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Old 02-19-2012, 04:32 AM   #172
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North of Paraguay

Once the bike was fixed, thanks to the guys at Metalcar, I headed back up north to check out the chaco in more detail. Of course, just a few km out of the city, I got pulled over by the transit cops. They said that I was going over 40 in the town and that they had a radar set-up. They were pulling over EVERYONE and the radar story was pure BS. While waiting and arguing with them on the side of the road, I noticed that they tried to pull over a Mercedes but the guys just flew past them and they did nothing about it. I only found out later that you can just keep going without stopping as these police are a total corrupt joke and they don't even have guns. Either way, they took my paperwork and wouldn't give it back till I would pay a fine. First they wanted around 250$, then I kept laughing at them and kept saying no and that I don't have that kind of $, so they went down to 150$, then 100$ and finally I paid them 25$ to leave me alone. Either way, like I said in the post before, Paraguay has the nicest people I have met but the crappiest police.

So heading north. Went to Concepcion where I stayed at a nice little hostel on the side of the river and took the bike apart once again, but just the outside as it started choking on the way there. I think it was just bad gas, but I did reroute a couple of tubes, fixed a corroded wire in the wire harness that was hardly touching anymore, and added a missing breather tube to the carburetor. From Concepcion, I went up on the dirt roads shown on the map below. The map isn't that accurate because in reality point B and C connect through a small dirt road.

[googlemaps http://maps.google.com/maps?f=d&sour...d&w=425&h=350]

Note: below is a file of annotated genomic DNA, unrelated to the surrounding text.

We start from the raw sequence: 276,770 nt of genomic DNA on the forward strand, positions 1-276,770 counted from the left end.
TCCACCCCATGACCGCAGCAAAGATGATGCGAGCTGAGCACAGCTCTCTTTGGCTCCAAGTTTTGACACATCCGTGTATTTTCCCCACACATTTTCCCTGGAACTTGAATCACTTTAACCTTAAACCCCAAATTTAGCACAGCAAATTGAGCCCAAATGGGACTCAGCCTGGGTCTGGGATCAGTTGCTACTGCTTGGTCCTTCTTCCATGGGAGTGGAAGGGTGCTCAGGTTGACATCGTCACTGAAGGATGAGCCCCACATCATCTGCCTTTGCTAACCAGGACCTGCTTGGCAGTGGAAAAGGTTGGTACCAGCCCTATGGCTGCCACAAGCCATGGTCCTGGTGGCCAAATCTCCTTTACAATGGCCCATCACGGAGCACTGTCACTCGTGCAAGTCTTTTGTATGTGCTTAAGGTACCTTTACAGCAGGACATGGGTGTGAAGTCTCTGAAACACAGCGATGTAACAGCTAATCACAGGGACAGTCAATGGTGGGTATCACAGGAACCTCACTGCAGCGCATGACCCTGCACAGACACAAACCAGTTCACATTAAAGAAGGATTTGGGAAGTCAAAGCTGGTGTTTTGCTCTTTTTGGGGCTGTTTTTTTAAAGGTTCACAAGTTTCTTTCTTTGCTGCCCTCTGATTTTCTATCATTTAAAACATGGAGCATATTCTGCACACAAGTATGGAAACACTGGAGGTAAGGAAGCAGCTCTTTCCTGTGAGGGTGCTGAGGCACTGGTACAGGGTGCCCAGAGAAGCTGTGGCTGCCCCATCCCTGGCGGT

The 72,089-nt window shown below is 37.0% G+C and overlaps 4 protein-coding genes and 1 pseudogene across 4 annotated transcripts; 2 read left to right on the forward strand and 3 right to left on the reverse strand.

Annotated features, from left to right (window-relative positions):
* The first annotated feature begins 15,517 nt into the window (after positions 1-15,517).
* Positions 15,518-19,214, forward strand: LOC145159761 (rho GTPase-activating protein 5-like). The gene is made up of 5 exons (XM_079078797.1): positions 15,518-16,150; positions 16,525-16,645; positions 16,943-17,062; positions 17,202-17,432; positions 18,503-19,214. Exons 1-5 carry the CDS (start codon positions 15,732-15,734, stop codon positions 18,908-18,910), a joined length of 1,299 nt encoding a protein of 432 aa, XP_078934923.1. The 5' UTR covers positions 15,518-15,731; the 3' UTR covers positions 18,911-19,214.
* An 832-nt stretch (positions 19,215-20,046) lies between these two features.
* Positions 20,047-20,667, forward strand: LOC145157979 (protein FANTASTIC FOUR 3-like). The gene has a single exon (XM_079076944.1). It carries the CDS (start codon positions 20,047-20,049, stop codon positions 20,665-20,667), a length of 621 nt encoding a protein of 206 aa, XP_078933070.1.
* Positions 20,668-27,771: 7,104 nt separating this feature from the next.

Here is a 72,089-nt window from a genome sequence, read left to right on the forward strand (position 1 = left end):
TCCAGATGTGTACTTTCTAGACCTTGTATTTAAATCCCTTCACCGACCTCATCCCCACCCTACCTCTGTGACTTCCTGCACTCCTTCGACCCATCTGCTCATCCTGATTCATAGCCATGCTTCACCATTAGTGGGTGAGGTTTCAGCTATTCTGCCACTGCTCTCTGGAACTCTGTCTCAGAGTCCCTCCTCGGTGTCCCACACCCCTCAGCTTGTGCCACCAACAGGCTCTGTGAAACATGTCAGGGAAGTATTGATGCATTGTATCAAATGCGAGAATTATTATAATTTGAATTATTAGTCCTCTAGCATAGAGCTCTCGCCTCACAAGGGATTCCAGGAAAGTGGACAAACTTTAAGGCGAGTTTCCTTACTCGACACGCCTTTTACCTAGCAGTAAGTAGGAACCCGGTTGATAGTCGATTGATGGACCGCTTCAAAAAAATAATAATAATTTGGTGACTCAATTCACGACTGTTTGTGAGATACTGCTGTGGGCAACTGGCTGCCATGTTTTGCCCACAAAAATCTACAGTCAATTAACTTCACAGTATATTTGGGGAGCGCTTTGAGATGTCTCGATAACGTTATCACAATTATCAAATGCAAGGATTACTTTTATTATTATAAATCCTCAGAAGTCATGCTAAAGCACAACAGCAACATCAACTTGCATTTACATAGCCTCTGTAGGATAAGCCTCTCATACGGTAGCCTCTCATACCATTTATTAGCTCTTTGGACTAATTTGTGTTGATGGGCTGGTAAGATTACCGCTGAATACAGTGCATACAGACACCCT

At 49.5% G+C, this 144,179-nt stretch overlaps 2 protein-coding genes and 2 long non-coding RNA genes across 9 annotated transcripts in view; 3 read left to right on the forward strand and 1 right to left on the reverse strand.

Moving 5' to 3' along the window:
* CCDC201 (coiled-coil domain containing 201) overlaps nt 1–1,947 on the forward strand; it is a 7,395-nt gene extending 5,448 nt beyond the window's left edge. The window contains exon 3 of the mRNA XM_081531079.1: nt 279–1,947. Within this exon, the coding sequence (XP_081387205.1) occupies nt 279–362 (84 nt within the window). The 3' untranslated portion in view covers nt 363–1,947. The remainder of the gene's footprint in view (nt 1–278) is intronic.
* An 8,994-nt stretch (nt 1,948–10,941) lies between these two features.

Picture of the bike all done and ready to leave.

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On the dirt roads north of Concepcion, I met this guy.

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Sucks for him though, since he was going to be the guest of honor to dinner that night and there was monkey on the menu.

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The roads looked something like this.

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And the bridge... well... seen these in old western movies...

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Super dry Chaco

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You know how I said above that point B and C actually connect? In order to get on that road, you have to ask for a key from a post where they have a guard during the day. You can also camp at the post without any problems. Also, if it rained, don't even think about taking this road. For me, it had rained just over 24 hours earlier and I waited those 24 hours in a town nearby. I soon realized that 24hours were not really enough as the first 7 km or so on the road were pure mud and puddles. I almost ended up in the ditch a few times trying to go through the puddles and having the bike just go sideways. After the first few km, the road became nice and sandy where I think that the wetter ground was actually in my favor.

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I had to stop for about 10 of these gates, maybe more. Stop, open gate, get on bike ad ride it to the other side, get off the bike, run back and close gate, get back on bike.

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Not too much traffic around here.

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I had almost forgot that before getting through the first gate and this cool dirt road, I had broken off one of my foot-pegs. I was doing about 70-80km/h on a nice wide dirt road when I hit a rock with the skid plate, frame and the peg. The peg got broken off as if the bolts were made of plastic. I stopped the bike and went back looking for my peg. I rode without the right peg for most of the day as noone had a welding machine around to get the broken bolt pieces out. Finally, towards the end of the day, I found this mechanic in a small town. He welded the broken bolt pieces out within minutes.